Germany adopts new gas measures. Here's what's in store



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Germany adopts new gas measures. Here's what's in store

Russian gas producer Gazprom cut deliveries to the Nord Stream 1 pipeline last week due to delays in equipment sent for an overhaul to Siemens, he said. Siemens reported that it sent the turbines to a factory in Canada which in turn blocked their return as it imposed sanctions on Gazprom over the Russian invasion of Ukraine.

Germany has found that it receives 60 percent less gas from Russia, and the economy minister has outlined several measures that should compensate for Gazprom's reduced deliveries. Habeck wants to reduce gas consumption in electricity production and industry and give priority to filling storage for the winter.

Instead of gas-fired power plants, more electricity should be produced in coal-fired power plants, he suggests.

The document has five pages, here is what is being prepared


In a five-page document, the economy minister points out that "gas consumption must be further reduced, and more gas must be directed to storage facilities because there will not be enough of it this winter."

Habeck also proposed measures to reduce gas consumption in households, citing the introduction of limits on its use for heating. Chancellor Olaf Scholz told the dpa that he was against discussing "individual measures" until a comprehensive plan was drawn up.

The government is also planning an additional credit line of 15 billion euros through the state development bank KfW, sources for dpa claim. Habeck also plans to introduce gas sales at auctions this summer to encourage consumers in the industry to save.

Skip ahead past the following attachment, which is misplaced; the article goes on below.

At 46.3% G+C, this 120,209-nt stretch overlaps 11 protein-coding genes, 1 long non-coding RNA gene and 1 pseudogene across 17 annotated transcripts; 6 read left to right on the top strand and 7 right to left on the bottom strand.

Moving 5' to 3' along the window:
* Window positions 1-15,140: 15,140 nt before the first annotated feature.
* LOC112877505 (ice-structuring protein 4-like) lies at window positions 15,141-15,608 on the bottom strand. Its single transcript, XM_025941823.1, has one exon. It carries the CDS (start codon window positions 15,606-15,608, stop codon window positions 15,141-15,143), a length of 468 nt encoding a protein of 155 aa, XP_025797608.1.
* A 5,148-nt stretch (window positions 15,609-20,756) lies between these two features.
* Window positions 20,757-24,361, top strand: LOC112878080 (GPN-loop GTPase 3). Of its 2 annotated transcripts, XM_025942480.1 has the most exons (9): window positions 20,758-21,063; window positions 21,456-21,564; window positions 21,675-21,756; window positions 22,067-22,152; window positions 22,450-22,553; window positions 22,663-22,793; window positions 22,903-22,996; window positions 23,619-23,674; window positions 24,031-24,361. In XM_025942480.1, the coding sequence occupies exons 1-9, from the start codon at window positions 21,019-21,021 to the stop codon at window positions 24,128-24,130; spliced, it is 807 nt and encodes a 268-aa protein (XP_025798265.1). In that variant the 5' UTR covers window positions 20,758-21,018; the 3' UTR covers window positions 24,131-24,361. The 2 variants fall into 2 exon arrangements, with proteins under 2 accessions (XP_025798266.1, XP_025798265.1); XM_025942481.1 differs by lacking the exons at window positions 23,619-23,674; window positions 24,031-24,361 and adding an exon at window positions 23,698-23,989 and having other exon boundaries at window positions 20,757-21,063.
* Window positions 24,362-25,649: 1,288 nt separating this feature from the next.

The plan is for industrial consumers who are not in dire need of gas to reduce its consumption, for a fee, and make it available for stockpiling. The Free Democrats (FDP), which together with the Social Democrats and the Greens form the ruling coalition, are calling for a review of the ban on hydraulic fracturing, a controversial method of extracting shale gas by injecting liquids with chemicals under high pressure.

"Scientific studies show that, by modern safety standards, fracturing does not cause significant damage to the environment," FDP parliamentary faction chief Torsten Herbst told the Sunday edition of Die Welt. Those who import it from the US cannot oppose the promotion of safe fracturing in Germany, Herbst believes.

Speaking in Flensburg, the economy minister said the government would soon present citizens with answers to important questions. "The country is hard hit by high inflation, spurred by the prices of energy produced from fossil sources," Habeck said.

“We have more options to minimize those prices,” he argued. "But the question is fairness," that is, how to provide enough support to businesses and enough energy to households, he explained. Due to the sharp rise in prices, the government recently introduced measures that should reduce the prices of gasoline and public transport. The Chancellor and the Minister of Economy are asking for such support to be extended.